360° Launch: Whose job is Youth Employment in Africa?
Thursday, July 10, 2014 - 15:00
We share perspectives, insights and analysis from the private, public, citizen sectors and from youth addressing the question “Whose job is youth employment in Africa?" in a series of articles produced in partnership with the Fair Observer.
Announcing the launch of a new 360° on youth employment in Africa, in partnership with Ashoka.
Around the world, communities with the brightest futures create innovative opportunities for youth to build sustainable livelihoods, pursue meaningful careers, and shape better realities for themselves and for those around them. Unfortunately, in many communities within sub-Saharan Africa, youth find themselves jobless and entrenched in systems that do not welcome innovation or change.
Around the world, the communities with the brightest futures create innovative opportunities for youth to build sustainable livelihoods, pursue meaningful careers and shape better realities for themselves and for those around them.
In partnership with Fair Observer, an on-line journal that examines the deeper issues behind the news, we will explore the theme: Who is responsible for addressing youth employment in Africa? From June-September 2014, we will be developing online events and a series of articles that will gather multiple perspectives and provide a 360° analysis on the topic.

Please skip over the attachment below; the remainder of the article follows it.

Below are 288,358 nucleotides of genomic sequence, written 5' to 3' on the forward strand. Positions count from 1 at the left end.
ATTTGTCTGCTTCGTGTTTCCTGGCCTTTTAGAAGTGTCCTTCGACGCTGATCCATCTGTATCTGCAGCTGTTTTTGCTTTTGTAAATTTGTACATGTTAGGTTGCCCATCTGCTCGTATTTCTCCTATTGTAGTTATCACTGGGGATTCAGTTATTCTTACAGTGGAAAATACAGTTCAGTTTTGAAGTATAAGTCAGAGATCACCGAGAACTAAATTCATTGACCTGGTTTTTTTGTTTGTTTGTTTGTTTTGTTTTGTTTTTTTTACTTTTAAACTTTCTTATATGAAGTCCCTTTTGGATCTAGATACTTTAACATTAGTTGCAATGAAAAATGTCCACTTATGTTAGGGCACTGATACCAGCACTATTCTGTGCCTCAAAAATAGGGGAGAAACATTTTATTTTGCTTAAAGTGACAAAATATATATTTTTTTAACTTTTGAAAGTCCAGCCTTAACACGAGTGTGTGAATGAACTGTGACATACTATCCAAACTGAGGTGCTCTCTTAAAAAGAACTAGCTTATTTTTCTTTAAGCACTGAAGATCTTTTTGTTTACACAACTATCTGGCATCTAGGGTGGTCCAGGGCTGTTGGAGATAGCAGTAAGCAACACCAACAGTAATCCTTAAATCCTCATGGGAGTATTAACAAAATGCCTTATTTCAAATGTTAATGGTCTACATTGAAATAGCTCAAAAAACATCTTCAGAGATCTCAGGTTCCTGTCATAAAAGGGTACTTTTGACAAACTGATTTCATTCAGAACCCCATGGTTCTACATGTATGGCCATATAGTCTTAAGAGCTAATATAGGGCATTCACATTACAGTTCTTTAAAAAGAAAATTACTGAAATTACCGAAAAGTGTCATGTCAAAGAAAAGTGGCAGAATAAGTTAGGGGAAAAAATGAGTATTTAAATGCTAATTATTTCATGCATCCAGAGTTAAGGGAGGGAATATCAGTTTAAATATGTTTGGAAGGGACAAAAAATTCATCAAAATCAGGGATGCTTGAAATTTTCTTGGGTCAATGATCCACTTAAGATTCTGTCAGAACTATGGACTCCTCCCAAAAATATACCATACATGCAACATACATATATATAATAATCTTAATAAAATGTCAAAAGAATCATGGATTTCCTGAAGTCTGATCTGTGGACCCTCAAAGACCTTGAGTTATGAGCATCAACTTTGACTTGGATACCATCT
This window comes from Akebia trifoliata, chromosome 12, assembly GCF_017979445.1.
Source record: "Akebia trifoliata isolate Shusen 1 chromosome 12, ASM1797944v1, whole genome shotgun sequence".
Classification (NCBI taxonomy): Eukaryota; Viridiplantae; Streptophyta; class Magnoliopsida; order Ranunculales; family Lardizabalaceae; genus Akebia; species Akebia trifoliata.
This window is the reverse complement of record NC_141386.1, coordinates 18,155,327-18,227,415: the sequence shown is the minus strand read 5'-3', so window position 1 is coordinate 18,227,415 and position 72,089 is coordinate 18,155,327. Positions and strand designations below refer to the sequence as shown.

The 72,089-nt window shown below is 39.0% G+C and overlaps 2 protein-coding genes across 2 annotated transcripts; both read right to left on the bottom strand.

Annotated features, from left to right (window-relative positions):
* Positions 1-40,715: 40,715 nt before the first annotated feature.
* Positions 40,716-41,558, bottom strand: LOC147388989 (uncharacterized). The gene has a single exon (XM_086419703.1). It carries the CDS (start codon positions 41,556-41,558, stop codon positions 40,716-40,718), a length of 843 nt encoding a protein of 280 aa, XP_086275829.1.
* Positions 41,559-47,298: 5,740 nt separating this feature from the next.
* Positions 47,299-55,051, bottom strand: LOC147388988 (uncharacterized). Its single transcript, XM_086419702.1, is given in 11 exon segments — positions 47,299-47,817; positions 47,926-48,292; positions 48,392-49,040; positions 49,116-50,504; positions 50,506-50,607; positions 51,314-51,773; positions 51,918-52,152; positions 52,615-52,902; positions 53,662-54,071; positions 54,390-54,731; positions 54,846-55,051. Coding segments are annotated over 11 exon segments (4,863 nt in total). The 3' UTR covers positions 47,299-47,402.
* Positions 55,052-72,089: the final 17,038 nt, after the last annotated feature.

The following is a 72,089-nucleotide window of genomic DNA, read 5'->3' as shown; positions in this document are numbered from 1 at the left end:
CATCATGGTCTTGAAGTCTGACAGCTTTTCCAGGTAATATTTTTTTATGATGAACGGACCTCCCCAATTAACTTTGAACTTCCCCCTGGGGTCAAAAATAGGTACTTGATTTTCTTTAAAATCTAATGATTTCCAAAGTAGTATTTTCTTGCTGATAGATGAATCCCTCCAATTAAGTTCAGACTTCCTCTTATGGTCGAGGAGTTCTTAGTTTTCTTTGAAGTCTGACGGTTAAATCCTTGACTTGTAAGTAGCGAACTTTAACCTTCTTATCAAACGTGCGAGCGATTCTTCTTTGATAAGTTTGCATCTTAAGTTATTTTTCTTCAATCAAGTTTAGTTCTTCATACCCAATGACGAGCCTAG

The correlation between educational attainment and employment prospects is clear. Those with tertiary qualifications are far more likely to access the labor market, with only 12.6% unemployment among holders of diplomas and higher certificates, and only 5.2% among those who have degrees.
To become a transformational force for good, African youth must be employable.
It is time for graduates and the youth to take the lead in ensuring that they have the skills needed for today's economy.
With 61% of it's population under 24, Africa's greatest challenge is finding jobs for it's youth.
The lack of access to gainful employment is a cause of frustration and disappointment for many young people in Kenya.
Schools in sub-Saharan Africa have suffered from the same ills for many years and recquire a radical shift in approach.
African youth must find innovative ways to transfrom their passions into enployment and leadership opportunities.